By allowing ads to appear on this site, you support the local businesses who, in turn, support great journalism.
Op Ed: Myths and facts about social workers
Makala Owens
Makala Owens

By Makala Owens


You’ve probably seen those memes going around the Internet about various professions. In them, photos depict what friends think you do, what your parents think you do, what society thinks you do, what you think you do, and, in the final frame, what you really do.

As a social worker, I could make my own. My friends think I am a therapist; my parents think I am something akin to a Buddhist monk; society thinks I kidnap children from abusive situations; and I think I spread love, compassion, care, and optimism wherever I go.

The truth is more nuanced, however. To understand what the role of a social worker is, let’s consider what the profession is not.

Myth: Social workers work primarily with the poor or abused. While the practice of social work was originally rooted in helping those living in poverty, social workers today provide services to people with all backgrounds, ages, and socioeconomic statuses. They also serve as advocates for those who can’t advocate for themselves, not necessarily because of abuse, but because of life situations.

Myth: The majority of social workers are employed either in social services or child welfare. In fact, social workers work in a variety of venues, including hospitals, emergency rooms, nursing homes, rehabilitation facilities, mental health clinics, substance abuse divisions, prisons, private practices, schools, nonprofit agencies, welfare agencies, children and family services, and government offices, among others.

Myth: Social work is depressing because you are always dealing with people’s problems. Social workers try to improve others’ lives by helping those in need and may work with those who face disabilities, life-threatening illnesses, homelessness, unemployment, domestic violence, substance abuse, or, in the case of my employer -- Tharros Place -- human trafficking. While the work is serious and at times daunting, it is exhilarating when we can empower people to enhance their well-being and recognize their own needs, strengths, and abilities.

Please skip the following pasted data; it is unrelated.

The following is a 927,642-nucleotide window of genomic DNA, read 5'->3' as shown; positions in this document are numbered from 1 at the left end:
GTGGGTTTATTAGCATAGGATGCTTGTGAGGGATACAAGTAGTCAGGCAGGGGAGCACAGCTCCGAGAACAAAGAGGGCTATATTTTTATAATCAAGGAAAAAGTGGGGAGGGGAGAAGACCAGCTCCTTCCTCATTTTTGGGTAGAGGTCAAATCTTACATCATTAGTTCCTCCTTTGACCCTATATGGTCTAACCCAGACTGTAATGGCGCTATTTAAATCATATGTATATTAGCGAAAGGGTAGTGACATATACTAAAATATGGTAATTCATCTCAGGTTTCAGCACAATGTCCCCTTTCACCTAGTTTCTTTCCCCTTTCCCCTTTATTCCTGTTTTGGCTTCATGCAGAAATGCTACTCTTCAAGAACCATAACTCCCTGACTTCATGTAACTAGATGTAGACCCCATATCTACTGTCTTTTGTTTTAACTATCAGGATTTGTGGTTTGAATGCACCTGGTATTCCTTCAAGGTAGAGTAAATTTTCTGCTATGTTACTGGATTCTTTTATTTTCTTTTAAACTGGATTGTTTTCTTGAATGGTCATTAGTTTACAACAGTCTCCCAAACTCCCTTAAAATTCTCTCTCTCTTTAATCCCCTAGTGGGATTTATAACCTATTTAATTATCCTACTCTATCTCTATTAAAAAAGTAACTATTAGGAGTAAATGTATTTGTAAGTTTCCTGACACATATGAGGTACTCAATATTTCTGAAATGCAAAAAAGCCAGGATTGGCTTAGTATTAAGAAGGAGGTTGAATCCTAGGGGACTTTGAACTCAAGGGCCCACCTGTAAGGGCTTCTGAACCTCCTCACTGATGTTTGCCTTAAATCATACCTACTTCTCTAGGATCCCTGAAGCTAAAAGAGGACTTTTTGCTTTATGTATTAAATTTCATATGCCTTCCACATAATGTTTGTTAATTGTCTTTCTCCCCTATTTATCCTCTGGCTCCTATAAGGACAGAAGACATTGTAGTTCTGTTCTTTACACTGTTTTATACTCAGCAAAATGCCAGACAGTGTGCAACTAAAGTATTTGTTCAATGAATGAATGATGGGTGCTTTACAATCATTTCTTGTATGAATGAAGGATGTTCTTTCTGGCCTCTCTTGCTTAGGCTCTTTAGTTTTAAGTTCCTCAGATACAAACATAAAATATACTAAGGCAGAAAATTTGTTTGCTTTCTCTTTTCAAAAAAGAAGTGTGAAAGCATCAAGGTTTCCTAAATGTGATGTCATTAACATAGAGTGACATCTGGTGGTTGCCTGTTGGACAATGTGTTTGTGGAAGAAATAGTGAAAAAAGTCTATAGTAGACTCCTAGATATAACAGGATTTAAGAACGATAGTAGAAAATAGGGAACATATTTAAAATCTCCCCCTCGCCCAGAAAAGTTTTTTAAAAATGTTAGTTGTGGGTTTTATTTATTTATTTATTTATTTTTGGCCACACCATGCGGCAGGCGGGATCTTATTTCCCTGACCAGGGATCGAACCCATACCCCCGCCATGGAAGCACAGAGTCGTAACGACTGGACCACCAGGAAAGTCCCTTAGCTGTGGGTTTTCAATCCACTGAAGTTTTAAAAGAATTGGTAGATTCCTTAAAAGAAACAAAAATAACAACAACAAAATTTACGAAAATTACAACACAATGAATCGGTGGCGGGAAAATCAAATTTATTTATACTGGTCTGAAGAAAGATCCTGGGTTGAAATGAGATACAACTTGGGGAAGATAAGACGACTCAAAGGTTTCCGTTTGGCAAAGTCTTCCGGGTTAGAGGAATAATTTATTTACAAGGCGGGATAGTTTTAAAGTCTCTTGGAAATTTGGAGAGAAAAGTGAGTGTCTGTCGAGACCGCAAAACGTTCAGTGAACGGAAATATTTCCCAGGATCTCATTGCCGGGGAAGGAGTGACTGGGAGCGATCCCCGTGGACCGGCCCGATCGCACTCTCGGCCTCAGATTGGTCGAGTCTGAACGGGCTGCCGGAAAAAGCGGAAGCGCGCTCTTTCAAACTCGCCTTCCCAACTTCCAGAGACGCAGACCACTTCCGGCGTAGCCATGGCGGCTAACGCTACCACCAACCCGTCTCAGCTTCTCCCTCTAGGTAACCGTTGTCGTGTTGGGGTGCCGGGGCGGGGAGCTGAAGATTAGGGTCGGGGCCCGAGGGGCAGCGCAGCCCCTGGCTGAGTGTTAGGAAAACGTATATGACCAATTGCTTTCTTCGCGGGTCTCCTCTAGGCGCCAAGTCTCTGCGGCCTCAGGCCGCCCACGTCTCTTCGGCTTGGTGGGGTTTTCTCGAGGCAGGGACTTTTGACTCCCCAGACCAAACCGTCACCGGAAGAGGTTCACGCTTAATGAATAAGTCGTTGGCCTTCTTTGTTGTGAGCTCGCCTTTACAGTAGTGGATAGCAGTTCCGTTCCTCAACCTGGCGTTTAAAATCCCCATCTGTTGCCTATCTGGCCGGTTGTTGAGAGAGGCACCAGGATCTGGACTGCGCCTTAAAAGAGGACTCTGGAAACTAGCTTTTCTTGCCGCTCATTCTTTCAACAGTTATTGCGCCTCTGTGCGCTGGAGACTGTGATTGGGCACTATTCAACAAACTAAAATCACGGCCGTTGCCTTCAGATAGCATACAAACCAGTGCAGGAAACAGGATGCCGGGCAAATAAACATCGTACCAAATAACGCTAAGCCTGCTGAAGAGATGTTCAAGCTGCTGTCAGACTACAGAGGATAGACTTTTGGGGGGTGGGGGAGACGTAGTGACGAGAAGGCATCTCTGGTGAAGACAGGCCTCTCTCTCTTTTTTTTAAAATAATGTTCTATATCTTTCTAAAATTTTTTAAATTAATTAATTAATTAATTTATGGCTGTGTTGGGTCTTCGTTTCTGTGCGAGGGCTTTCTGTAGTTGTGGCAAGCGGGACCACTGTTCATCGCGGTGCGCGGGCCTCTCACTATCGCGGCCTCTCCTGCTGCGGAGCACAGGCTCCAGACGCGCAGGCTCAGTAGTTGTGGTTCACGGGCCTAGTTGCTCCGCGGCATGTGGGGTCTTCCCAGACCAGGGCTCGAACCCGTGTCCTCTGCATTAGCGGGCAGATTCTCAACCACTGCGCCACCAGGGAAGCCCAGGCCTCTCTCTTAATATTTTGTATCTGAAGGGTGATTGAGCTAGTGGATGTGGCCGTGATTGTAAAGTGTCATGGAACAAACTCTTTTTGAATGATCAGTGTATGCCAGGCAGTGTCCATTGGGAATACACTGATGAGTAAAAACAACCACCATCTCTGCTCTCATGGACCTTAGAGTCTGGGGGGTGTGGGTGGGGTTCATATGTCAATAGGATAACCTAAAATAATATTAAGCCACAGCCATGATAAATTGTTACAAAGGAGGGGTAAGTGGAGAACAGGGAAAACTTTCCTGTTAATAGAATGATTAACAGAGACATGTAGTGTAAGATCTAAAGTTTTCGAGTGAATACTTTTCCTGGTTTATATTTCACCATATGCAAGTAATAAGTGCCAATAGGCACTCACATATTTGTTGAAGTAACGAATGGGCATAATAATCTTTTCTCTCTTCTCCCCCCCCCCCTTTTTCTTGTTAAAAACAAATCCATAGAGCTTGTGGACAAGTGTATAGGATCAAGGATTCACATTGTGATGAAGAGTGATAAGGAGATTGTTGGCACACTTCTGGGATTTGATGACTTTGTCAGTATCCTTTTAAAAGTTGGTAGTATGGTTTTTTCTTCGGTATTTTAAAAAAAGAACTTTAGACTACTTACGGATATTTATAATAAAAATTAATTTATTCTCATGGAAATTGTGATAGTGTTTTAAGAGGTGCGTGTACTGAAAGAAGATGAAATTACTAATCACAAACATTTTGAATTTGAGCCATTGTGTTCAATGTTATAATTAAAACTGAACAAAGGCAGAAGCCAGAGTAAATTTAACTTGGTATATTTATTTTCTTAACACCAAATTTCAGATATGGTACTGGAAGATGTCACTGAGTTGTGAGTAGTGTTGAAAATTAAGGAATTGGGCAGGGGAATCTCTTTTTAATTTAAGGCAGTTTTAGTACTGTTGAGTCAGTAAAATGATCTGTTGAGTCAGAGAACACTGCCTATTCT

The reality is social workers help people cope with life’s challenges by acting as an advocate to raise awareness for client needs and connecting them to solution-based programs and services. In my role as a social worker, for example, I make sure the support systems in place are harmoniously working together and moving along to make sure our girls are transformed from victims into young women brimming with confidence, self-respect, and courage.

According to the U.S. Department of Labor, Bureau of Labor Statistics, social work is one of the fastest growing careers in the United States. In 2021, there were more than 708,000 social work jobs and the profession is projected to grow by nine percent by 2031. The increase is certainly warranted, as several states and metropolitan areas are experiencing a shortage of mental health services providers, including social workers.

As Danny Thomas, founder of St. Jude’s Children’s Research Hospital, said, “All of us are born for a reason, but all of us don’t discover why. Success has nothing to do with what you gain in life or accomplish for yourself. It’s what you do for others.”

In honor of National Social Work Month, join me in thanking all of the successful social workers who do for others. They are the ones who help others overcome life’s hurdles and live life to their full potential.

Makala Owens is a human service professional with Tharros Place, a nonprofit that supports minor victims of human trafficking in the Savannah area.